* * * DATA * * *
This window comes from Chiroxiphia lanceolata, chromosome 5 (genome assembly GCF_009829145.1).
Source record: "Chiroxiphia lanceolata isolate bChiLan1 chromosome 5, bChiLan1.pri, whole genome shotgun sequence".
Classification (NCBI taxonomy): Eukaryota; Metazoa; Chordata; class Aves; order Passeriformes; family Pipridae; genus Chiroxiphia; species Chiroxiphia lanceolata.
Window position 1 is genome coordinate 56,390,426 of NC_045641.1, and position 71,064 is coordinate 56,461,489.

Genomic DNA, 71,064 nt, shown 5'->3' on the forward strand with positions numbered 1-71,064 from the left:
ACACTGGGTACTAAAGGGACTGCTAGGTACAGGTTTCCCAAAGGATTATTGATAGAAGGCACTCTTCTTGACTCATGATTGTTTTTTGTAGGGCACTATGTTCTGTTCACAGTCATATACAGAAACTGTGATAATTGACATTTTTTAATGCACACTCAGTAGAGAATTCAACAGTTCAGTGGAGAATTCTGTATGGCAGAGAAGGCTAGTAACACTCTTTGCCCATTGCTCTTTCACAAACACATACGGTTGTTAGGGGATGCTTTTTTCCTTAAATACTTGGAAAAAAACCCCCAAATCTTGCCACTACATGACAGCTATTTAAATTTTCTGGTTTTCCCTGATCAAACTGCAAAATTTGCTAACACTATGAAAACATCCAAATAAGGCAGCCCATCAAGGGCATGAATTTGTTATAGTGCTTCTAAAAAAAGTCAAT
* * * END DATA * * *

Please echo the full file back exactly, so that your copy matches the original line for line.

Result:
This window comes from Chiroxiphia lanceolata, chromosome 5 (genome assembly GCF_009829145.1).
Source record: "Chiroxiphia lanceolata isolate bChiLan1 chromosome 5, bChiLan1.pri, whole genome shotgun sequence".
Classification (NCBI taxonomy): Eukaryota; Metazoa; Chordata; class Aves; order Passeriformes; family Pipridae; genus Chiroxiphia; species Chiroxiphia lanceolata.
Window position 1 is genome coordinate 56,390,426 of NC_045641.1, and position 71,064 is coordinate 56,461,489.

Genomic DNA, 71,064 nt, shown 5'->3' on the forward strand with positions numbered 1-71,064 from the left:
ACACTGGGTACTAAAGGGACTGCTAGGTACAGGTTTCCCAAAGGATTATTGATAGAAGGCACTCTTCTTGACTCATGATTGTTTTTTGTAGGGCACTATGTTCTGTTCACAGTCATATACAGAAACTGTGATAATTGACATTTTTTAATGCACACTCAGTAGAGAATTCAACAGTTCAGTGGAGAATTCTGTATGGCAGAGAAGGCTAGTAACACTCTTTGCCCATTGCTCTTTCACAAACACATACGGTTGTTAGGGGATGCTTTTTTCCTTAAATACTTGGAAAAAAACCCCCAAATCTTGCCACTACATGACAGCTATTTAAATTTTCTGGTTTTCCCTGATCAAACTGCAAAATTTGCTAACACTATGAAAACATCCAAATAAGGCAGCCCATCAAGGGCATGAATTTGTTATAGTGCTTCTAAAAAAAGTCAAT